The Noise of Time

Knopf. May 2016. 224p. ISBN 9781101947241. $25.95; ebk. ISBN 9781101947258. F
OrangeReviewStarDmitri Shostakovich (1906–75), considered by many the greatest Soviet Russian composer, wrote much of his music under exceedingly trying conditions. He lived at a time when incurring the disfavor of Soviet leader Stalin could land even musicians and poets in the gulag or worse. In his new novel, Man Booker Prize winner Barnes (The Sense of an Ending) details how for years the artist slept with a packed suitcase beside him each night should he hear that knock on the door. The author addresses his subject not chronologically but by emphasizing certain themes in his life: his insecurities, his relations with women and his several marriages, and his never-ending run-ins with Power—Barnes's term for the Soviet establishment. Even when his reputation was reestablished after Stalin's death, Shostakovich continued to experience confrontations with a Communist party determined to use him for its own ends.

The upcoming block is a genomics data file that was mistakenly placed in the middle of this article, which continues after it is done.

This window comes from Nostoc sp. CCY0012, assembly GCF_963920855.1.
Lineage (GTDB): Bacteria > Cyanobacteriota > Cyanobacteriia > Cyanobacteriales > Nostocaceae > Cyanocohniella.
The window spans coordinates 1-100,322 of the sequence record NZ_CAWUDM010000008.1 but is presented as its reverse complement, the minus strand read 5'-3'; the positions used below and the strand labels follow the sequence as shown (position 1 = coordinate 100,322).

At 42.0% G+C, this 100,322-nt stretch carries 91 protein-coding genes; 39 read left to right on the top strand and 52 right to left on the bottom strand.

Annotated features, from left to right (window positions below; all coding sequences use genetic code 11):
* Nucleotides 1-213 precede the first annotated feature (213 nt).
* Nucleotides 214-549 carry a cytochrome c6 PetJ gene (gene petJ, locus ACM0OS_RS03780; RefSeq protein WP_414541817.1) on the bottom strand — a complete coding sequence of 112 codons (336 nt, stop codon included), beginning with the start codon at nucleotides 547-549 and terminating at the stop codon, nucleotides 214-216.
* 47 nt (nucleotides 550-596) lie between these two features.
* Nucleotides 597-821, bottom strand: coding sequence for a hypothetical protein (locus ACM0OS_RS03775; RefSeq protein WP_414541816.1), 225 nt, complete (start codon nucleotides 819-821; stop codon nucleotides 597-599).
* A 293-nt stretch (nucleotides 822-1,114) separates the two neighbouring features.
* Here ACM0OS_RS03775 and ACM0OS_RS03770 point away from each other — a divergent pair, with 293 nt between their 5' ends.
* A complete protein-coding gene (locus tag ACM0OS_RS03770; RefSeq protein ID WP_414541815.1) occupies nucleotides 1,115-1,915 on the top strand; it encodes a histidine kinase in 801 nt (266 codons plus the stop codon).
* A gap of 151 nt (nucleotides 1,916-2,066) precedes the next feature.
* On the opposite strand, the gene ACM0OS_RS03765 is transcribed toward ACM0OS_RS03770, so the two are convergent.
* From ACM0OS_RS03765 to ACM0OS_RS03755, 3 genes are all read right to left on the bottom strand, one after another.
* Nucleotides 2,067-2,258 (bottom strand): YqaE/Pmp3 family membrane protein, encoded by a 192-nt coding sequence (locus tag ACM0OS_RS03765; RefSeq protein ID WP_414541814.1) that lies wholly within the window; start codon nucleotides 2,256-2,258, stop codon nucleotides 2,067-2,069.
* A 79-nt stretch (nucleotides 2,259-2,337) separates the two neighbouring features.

VERDICT Though his novel says comparatively little about Shostakovich's music, Barnes's fresh and distinctive approach to the composer's life highlights key aspects of his character and lets us believe we've read an actual biography. This engaging work is well recommended to readers of literary fiction as well as aficionados of Soviet culture and history. [See Prepub Alert, 2/21/16.]
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